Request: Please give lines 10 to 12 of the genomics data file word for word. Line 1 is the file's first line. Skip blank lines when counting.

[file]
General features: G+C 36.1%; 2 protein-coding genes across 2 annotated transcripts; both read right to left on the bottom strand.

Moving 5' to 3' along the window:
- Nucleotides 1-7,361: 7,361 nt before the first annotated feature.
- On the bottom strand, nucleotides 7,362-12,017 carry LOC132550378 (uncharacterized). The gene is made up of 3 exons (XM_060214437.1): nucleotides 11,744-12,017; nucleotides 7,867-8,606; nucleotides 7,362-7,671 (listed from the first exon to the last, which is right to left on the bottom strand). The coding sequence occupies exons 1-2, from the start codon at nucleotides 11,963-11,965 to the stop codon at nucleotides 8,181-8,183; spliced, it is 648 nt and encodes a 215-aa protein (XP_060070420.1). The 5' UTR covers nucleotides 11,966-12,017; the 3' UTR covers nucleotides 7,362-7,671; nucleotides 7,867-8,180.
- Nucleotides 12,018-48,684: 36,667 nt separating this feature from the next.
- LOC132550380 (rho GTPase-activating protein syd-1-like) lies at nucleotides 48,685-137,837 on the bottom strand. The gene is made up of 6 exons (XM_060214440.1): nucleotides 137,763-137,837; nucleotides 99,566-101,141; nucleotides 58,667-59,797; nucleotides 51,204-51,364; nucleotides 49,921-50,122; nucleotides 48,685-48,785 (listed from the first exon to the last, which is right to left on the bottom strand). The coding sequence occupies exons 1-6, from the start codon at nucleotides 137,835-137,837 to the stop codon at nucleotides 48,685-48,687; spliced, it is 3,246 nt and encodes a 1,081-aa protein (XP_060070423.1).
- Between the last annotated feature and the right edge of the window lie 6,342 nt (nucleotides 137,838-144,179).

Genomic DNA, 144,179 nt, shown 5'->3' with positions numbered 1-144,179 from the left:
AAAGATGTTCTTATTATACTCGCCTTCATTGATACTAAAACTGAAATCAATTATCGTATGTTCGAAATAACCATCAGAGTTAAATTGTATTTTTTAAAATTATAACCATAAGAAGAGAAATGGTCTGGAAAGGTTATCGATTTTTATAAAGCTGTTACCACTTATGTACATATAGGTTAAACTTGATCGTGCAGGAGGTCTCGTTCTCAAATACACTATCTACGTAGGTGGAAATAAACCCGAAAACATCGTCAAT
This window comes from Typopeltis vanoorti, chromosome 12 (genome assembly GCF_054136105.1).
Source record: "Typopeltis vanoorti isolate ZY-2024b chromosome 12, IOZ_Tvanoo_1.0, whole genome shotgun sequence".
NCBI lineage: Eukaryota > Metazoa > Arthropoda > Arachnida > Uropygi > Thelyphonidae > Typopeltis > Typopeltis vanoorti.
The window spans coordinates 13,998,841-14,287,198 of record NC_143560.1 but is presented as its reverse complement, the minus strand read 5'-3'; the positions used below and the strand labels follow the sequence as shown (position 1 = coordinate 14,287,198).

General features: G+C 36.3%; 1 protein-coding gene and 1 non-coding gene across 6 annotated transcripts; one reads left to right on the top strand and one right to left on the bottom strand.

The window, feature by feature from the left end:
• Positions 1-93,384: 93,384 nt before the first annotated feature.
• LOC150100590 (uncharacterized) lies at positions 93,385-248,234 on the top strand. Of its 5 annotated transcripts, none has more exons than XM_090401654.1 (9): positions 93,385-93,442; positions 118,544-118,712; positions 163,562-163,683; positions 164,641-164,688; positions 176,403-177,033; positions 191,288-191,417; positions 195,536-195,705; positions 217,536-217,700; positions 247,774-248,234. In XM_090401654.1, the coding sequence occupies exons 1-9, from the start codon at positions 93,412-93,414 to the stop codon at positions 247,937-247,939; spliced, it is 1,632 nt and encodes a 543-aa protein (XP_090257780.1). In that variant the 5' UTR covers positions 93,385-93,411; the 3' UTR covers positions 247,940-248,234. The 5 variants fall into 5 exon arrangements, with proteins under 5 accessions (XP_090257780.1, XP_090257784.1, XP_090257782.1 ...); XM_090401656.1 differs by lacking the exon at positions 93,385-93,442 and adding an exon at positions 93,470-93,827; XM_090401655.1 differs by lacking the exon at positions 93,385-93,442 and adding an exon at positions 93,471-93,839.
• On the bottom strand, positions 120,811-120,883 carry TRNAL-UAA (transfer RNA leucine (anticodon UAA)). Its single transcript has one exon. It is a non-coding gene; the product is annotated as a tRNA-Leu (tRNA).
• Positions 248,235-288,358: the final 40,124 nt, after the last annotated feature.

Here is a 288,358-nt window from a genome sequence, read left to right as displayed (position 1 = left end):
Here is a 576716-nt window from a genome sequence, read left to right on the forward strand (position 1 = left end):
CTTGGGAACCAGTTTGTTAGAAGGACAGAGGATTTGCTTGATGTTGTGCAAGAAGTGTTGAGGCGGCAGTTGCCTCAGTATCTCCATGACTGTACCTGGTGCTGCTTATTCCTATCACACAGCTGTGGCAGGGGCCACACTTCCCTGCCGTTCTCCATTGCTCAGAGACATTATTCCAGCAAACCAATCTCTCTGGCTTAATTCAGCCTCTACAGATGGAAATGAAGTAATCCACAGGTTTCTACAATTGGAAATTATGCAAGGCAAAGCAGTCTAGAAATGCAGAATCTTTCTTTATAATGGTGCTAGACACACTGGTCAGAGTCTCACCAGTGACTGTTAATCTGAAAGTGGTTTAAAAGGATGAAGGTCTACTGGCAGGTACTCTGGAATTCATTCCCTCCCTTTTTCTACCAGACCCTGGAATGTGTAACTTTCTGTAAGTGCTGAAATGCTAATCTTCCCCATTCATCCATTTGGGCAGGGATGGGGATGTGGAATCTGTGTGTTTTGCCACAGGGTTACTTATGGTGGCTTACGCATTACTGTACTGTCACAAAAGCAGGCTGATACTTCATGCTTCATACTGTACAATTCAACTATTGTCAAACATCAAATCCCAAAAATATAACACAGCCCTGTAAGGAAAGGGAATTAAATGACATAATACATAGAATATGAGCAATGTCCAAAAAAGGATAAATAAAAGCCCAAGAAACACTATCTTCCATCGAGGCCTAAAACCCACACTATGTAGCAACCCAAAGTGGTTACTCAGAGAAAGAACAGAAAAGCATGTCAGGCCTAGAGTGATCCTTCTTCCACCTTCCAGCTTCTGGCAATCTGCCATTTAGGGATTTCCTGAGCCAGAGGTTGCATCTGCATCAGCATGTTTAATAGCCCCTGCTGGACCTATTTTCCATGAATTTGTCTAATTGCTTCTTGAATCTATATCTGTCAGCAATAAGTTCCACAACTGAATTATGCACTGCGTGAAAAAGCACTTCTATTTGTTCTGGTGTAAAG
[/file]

This window comes from Typopeltis vanoorti, chromosome 12 (genome assembly GCF_054136105.1).
Source record: "Typopeltis vanoorti isolate ZY-2024b chromosome 12, IOZ_Tvanoo_1.0, whole genome shotgun sequence".
NCBI lineage: Eukaryota > Metazoa > Arthropoda > Arachnida > Uropygi > Thelyphonidae > Typopeltis > Typopeltis vanoorti.